Volume 92, Issue 19
Tuesday, October 6, 1998
no funny business
|ARTS AND ENTERTAINMENT
Invasion of Hollywood Antz
Gazette file photo
WATCH IT LITTLE LADY, OR I'LL SQUISH YOU LIKE A BUG. Woody Allen, Sharon Stone and Danny Glover are just some of the voices behind the antenna in Antz.
By Neil Sutton
Antz is DreamWorks' first animated motion picture and Disney had better watch its back.
Antz, rendered superbly in computer graphics animation, is a tale of individualism, heroism, teamwork, genocide and worker unrest. Woody Allen voices Z, a puny worker ant who's had enough of shovelling dirt and has aspirations beyond his station not to mention a major case of the hots for Princess Bala, voiced icily by Sharon Stone. He longs for Insectopia, the fabled promised land of plenty an everyday garbage can to some, but to an ant it's paradise.
In the colony of Antz, every ant has its role prescribed from birth. Z breaks the convention and sneaks away from worker duty into the army, to catch the eye of the aloof, but restless Princess Bala. However, the ants are at war with the termites and Z is reluctantly marched into battle. No one ever said an ant's struggle for identity would ever be easy.
Who better to play an unlikely hero than the terminally neurotic Allen? In Antz's opening scene, Z pours his heart out to his therapist, whining about abandonment issues. No Allen movie is complete without at least one visit to the psychiatrist.
Still, there is as much Woody Allen for the adults as there is animation for the kids. Younger Antz-goers likely won't be acquainted with Annie Hall or Manhattan, but Z's one-liners are unmistakably Allen.
But DreamWorks is counting on a huge kid turn-out to make this a success. They've sunk $60 million into the project and Antz delivers. The labyrinth ant colony is richly animated and alive with detail. The vivid colours of discarded apple cores and pop cans work in contrast to the more muted earth tones of the colony.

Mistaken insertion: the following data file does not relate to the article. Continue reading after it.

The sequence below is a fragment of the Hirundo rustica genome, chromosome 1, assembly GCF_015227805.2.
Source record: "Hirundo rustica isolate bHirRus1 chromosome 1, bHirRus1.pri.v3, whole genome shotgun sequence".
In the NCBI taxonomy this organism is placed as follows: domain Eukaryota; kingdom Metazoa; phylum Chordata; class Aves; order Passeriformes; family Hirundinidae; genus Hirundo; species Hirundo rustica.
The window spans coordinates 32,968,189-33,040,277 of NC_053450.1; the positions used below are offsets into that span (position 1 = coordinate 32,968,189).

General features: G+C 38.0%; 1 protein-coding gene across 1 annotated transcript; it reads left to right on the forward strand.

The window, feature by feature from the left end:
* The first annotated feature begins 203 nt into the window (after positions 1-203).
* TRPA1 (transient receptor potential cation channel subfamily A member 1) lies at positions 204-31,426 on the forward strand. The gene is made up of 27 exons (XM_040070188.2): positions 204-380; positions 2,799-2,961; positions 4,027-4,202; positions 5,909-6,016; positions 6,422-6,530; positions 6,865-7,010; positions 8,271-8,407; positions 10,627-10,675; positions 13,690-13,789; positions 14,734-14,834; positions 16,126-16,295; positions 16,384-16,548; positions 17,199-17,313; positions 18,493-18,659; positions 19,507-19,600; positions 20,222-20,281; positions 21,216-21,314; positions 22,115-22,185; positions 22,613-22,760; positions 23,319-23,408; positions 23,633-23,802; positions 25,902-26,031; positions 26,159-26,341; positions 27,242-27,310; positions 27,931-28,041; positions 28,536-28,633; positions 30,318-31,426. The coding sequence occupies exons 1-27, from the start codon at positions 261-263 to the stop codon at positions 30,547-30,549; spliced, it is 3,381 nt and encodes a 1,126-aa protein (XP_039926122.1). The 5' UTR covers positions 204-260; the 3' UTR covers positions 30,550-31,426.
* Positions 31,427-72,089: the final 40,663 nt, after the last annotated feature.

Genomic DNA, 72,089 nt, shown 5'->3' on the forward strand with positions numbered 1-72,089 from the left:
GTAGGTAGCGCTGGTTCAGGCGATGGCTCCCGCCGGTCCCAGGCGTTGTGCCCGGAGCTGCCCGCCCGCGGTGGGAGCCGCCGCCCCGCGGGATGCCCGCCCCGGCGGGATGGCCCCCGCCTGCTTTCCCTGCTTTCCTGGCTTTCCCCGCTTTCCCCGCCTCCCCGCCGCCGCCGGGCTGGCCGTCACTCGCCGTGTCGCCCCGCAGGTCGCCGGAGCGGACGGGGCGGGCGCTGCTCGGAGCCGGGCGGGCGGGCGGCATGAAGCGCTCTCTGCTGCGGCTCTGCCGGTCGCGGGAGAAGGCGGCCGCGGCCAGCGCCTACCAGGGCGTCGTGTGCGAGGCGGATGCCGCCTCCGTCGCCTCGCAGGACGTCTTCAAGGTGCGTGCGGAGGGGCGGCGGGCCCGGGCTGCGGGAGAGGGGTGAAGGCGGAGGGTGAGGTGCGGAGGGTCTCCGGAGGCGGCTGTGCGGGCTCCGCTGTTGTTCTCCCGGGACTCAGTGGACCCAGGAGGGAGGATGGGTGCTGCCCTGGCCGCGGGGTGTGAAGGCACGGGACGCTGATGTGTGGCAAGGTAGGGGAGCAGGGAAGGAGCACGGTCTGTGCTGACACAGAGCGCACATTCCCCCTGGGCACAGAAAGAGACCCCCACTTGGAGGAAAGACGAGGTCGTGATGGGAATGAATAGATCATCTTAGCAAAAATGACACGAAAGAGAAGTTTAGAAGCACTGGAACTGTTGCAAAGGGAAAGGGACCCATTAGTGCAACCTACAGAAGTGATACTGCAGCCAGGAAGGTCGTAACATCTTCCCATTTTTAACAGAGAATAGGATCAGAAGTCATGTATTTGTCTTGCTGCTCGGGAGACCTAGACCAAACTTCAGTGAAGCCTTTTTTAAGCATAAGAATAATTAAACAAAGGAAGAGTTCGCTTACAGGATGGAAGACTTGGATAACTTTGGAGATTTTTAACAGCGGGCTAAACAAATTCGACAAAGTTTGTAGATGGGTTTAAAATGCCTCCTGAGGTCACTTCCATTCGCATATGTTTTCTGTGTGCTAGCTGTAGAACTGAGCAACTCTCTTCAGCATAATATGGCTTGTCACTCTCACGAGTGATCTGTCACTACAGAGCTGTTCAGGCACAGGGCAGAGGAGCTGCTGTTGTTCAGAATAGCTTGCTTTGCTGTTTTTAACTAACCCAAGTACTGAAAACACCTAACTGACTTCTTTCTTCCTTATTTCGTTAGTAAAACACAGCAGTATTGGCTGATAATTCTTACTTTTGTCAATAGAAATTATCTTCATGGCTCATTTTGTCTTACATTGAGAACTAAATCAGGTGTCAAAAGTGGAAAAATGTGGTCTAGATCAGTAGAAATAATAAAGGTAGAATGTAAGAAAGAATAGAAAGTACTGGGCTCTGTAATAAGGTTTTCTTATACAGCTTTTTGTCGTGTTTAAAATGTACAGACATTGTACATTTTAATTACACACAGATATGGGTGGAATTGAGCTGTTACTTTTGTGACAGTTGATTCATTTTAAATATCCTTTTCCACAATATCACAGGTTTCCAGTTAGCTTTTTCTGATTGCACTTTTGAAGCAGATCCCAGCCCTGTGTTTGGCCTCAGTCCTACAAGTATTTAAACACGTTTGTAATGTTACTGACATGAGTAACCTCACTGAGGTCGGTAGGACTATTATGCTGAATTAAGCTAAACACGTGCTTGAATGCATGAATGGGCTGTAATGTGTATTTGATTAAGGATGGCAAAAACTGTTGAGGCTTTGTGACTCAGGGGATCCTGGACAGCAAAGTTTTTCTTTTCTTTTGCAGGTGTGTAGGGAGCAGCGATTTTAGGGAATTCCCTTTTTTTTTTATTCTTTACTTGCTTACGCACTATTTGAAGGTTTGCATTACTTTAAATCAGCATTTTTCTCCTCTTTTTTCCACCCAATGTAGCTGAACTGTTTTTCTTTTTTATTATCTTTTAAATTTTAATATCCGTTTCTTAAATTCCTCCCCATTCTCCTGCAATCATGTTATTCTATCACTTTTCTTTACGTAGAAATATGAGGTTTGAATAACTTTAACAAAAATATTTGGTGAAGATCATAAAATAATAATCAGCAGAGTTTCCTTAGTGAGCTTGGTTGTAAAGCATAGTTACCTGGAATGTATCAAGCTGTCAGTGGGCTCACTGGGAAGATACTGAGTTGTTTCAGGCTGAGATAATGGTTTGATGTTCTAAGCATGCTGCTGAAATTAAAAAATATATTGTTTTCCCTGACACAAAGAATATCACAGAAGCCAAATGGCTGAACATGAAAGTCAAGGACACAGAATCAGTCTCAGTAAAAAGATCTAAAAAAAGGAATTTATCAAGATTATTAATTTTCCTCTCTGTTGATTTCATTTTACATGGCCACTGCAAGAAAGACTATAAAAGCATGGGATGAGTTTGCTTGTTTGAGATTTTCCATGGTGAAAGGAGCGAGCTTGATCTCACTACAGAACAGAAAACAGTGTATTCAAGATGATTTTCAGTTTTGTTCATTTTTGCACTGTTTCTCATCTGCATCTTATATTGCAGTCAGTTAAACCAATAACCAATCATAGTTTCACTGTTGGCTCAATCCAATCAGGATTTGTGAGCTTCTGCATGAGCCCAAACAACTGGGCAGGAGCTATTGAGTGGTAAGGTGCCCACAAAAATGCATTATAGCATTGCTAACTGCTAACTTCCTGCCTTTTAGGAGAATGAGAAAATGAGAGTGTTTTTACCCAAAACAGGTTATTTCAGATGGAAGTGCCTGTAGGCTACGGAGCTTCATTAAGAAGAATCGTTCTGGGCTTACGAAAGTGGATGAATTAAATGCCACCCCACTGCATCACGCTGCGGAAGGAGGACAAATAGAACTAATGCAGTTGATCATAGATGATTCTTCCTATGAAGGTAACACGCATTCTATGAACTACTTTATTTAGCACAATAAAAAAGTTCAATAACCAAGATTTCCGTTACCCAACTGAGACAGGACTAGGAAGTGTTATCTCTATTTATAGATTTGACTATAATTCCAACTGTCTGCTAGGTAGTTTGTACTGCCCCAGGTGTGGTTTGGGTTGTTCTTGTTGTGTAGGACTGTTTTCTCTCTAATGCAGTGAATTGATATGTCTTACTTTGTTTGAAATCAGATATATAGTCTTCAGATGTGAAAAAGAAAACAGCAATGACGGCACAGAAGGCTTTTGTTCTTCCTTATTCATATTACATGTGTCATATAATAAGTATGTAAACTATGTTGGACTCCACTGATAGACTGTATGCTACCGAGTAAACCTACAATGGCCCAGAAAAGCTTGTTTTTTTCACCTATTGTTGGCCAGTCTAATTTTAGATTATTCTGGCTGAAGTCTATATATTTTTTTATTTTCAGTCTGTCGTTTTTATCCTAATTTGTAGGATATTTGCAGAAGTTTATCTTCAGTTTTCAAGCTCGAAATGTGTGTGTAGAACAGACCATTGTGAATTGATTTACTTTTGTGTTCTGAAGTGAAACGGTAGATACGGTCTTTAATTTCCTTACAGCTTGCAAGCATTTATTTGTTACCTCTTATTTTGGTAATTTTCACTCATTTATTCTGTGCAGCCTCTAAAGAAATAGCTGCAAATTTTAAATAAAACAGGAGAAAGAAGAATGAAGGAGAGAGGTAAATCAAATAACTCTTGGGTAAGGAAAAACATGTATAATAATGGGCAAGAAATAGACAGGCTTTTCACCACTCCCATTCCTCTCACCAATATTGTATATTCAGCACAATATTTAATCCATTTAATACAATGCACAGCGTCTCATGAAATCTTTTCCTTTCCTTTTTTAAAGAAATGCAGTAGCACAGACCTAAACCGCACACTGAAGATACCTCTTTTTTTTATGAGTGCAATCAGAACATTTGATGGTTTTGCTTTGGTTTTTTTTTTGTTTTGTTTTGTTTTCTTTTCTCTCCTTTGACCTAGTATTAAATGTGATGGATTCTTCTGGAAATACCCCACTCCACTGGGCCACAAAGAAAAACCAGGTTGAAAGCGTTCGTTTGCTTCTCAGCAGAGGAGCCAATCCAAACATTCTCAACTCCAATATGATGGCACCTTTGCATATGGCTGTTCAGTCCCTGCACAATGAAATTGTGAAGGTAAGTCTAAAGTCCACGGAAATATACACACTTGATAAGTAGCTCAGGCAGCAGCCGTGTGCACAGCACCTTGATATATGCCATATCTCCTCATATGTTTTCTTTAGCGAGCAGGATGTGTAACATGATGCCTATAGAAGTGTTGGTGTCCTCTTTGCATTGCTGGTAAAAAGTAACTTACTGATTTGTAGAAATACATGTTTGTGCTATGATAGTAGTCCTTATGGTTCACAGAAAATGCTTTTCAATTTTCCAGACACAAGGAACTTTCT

The animators also play beautifully with perspective. The audience is treated to an ant's-eye view of the world, where plastic-wrapped picnic sandwiches are the size of apartment buildings and water droplets are as perilous as quicksand.
Antz doesn't dumb things down for a kid audience either. The conclusion is inevitably a happy one, but the message of finding one's own destiny isn't forced. Gene Hackman plays the megalomaniac General Mandible, a military bully, hell-bent on recreating the colony in his own image. The lowly worker ants are inspired by Z's travails and the dual morals of individualism and community spirit prevail. The intervening story is every bit as twisty-turny as an ant tunnel. At one point, the workers stage a Bolshevik revolution, throwing aside their digging tools and demanding fair treatment.
Allen and Hackman are also accompanied by a host of other celebrity voices (Danny Glover, Jane Curtin, Dan Aykroyd, Jennifer Lopez, Christopher Walken, Sylvester Stallone, Anne Bancroft and the aforementioned Stone). It's fun to pick out the characters' mannerisms, which closely match those of the actors portraying them. The subtle facial movements of the computer ants are endearingly accurate as well.
DreamWorks got the drop on Disney by releasing Antz ahead of A Bug's Life, which is Disney's own paean to insect strife. It will be quite a challenge if Disney is going measure up to this grand tale of tiny creatures.
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